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This Single Fact About A Local Election Will Hurt Your Brain

One person's vote = half a business vote?

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In Sydney, Australia's largest city, ratepayers will go to the polls on Saturday in a local council election and for the first time people will have one vote while businesses get to cast ... two votes!

It's a baffling situation that has left people confused as to why a Sydney business would have twice the voting power of an individual. To understand why the city would do it, you have to meet the current lord mayor Clover Moore.

Moore is an independent who's going for her fourth election win in a row. The state Liberal government, led by premier Mike Baird (pictured), is not a big fan of hers, and in a bid to weaken her grip on power it changed the electoral rules in 2014.

Dan Himbrechts / AAPIMAGE

"There is a long tradition of Liberals trying to bring in more business influence on the councils," said polling expert Ben Raue. "But [this] voting reform ... was a deliberate move to get Clover."

The new system, which is modelled on Melbourne's, also makes it ~compulsory~ for businesses to vote. According to Raue, as many as 23,000 businesses are expected to vote at this election.

"In an election where 120,000 people cast their vote, it's a significant change."

Many people are also wondering why businesses get two votes, like why not three, or four, or 10?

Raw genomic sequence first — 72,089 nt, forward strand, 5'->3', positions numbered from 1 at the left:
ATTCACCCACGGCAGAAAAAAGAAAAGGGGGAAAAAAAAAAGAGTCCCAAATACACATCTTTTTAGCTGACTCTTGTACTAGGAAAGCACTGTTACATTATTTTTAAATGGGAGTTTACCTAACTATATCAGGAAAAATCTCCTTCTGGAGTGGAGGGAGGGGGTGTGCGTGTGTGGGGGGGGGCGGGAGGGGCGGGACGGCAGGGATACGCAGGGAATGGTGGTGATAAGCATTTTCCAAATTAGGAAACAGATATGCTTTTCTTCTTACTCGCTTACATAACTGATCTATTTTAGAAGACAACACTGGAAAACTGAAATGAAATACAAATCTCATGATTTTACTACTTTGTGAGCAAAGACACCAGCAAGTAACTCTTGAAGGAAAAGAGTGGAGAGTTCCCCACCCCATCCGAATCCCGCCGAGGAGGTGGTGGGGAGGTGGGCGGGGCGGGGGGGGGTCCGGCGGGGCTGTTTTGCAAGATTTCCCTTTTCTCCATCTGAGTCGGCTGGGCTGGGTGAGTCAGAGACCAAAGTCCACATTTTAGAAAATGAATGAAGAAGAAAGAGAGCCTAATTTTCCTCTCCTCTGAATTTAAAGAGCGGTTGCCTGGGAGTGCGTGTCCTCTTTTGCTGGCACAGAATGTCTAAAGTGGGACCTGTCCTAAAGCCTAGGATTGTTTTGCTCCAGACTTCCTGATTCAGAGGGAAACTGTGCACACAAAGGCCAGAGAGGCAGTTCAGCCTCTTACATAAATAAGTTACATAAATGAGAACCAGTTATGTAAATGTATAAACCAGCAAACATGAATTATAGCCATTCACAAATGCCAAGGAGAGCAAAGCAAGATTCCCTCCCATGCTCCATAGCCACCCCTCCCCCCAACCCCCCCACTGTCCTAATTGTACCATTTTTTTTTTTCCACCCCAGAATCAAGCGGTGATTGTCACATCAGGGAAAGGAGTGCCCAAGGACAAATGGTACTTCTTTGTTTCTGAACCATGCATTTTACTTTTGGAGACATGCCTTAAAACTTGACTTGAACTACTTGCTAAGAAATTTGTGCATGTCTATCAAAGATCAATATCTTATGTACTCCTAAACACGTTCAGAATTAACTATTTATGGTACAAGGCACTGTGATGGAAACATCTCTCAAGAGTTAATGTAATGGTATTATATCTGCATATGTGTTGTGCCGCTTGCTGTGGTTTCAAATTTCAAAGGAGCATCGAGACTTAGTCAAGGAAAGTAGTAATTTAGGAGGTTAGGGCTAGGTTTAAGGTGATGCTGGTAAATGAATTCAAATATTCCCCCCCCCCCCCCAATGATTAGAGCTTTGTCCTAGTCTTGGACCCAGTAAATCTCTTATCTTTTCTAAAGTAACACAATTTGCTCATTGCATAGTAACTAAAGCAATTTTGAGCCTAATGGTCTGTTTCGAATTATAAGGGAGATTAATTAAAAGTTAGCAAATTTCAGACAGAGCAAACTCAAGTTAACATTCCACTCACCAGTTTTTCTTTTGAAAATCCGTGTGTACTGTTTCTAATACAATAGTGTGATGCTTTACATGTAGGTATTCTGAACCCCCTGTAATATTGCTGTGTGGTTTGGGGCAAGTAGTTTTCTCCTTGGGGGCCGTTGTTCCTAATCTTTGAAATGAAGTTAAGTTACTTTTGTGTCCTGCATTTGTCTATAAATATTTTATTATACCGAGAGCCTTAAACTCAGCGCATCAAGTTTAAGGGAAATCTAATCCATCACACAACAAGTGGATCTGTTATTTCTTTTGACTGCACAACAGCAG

"It was completely arbitrary. They said, 'well households often have two voters, so we'll give businesses two votes'," said Raue.

Mayor Clover Moore told BuzzFeed News it is a fundamentally anti-democratic move to "take control of the city".

"The Liberal party might like to think that manipulating how people can vote will threaten my support as lord mayor but I have every confidence in my relationship with city businesses and the work we've done to support them in the last 10 years," she said.

"I'm confident the community will see this for what it is: an attempt to manipulate democracy and take control of the city."

The whole "business get two votes" situation has been blowing the minds of experts for a while now. The ABC's election analyst Antony Green once said "whoever’s putting this up is trying to rort the result".

Mark Di Stefano is a political editor for BuzzFeed News and is based in Sydney.

Contact Mark Di Stefano at mark.distefano@buzzfeed.com.

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